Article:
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    Still makes me sad that even in UTF-8 there are invalid code points. ie. You have to double inspect every damn byte if you’re doing data mining.

    Typically in data mining you are presented with source material. It’s not your material, it’s whatever is given to you.

    If somebody has screwed up the Unicode encoding, you can’t fix it. You have work with whatever hits the fan, and everything else in your ecosystem is going barf if you throw an invalid code point at it, even if it was just going to ignore it anyway.

    So you first have to inspect every byte and see if it’s a valid code point and then on the fly squash them to the special invalid thingy. ie. Double work for each byte and you can’t just mmap the file.

    Ah for The Good Old Bad Old Days of 8bit ascii.

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      Still makes me sad that even in UTF-8 there are invalid code points. ie. You have to double inspect every damn byte if you’re doing data mining.

      I disagree. It’s an amazing feature of UTF-8 because it allows me to be certain to exclude utf-8 from a list of possible encodings a body of text might have. No other 8-bit encoding has that feature. A blob of bytes that happens to be text encoded in ISO-8859-1 looks exactly the same as a blob of bytes that is encoded in ISO-8859-3, but it can’t be utf-8 (at least when it’s using anything outside of the ASCII range).

      Ah for The Good Old Bad Old Days of 8bit ascii.

      if you need to make sense of the data you have mined, the Old Days were as bad as the new days are because you’re still stuck having to guess the encoding by interpreting the blob of bytes as different encodings and then trying to see whether the text makes sense in any of the possible languages that could have been used in conjunction with your candidate encoding.

      This is incredibly hard and error-prone.

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        I guess I’d like a Shiny New Future where nobody tries to guess encoding, because standards bodies and software manufacturers insist on making it explicit, and all software by default splats bad code points to invalid without doing something really stupid like throwing an exception….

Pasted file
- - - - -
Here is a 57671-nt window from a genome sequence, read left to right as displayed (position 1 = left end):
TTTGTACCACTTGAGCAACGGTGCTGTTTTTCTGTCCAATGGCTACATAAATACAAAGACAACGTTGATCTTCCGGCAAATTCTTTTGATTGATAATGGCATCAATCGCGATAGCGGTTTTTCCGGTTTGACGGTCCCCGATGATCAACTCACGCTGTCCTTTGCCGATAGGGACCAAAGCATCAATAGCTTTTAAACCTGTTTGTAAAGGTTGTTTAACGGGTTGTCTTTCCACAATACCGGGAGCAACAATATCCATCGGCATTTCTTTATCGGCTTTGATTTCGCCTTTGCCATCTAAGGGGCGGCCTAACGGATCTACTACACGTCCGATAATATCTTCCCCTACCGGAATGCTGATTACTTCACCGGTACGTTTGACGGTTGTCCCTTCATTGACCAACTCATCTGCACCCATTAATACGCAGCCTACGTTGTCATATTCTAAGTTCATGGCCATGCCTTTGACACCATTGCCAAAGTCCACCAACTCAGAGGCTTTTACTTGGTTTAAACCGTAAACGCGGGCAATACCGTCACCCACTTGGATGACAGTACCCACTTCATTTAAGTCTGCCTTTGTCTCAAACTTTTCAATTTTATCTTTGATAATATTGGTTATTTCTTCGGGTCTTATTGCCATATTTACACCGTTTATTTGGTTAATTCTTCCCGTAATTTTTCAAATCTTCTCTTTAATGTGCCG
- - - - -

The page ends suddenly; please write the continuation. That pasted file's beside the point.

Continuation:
Sigh.

        I guess for decades to come I’ll still remember the Good Old Bad Old days of everything is Ascii (and if it wasn’t we carried on anyway) fondly….. I’m not going to hold my breathe waiting for a sane future.

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        Ah for The Good Old Bad Old Days of 8bit ascii.

        It wasn’t ASCII, and that’s the point: There was no way to verify what encoding you had, even if you knew the file was uncorrupted and you had a substantial corpus. You could, at best, guess at it, but since there was no way to disprove any of your guesses conclusively, that wasn’t hugely helpful.

        I remember playing with the encoding functionality in web browsers to try to figure out what a page was written in, operating on the somewhat-optimistic premise that it had a single, consistent text encoding which didn’t change partway through. I didn’t always succeed.

        UTF-8 is great because absolutely nothing looks like UTF-8. UTF-16 is fairly good because you can usually detect it with a high confidence, too, even without a BOM. UCS-4 is good because absolutely nobody uses it to store or ship text across the Internet, as far as I can tell.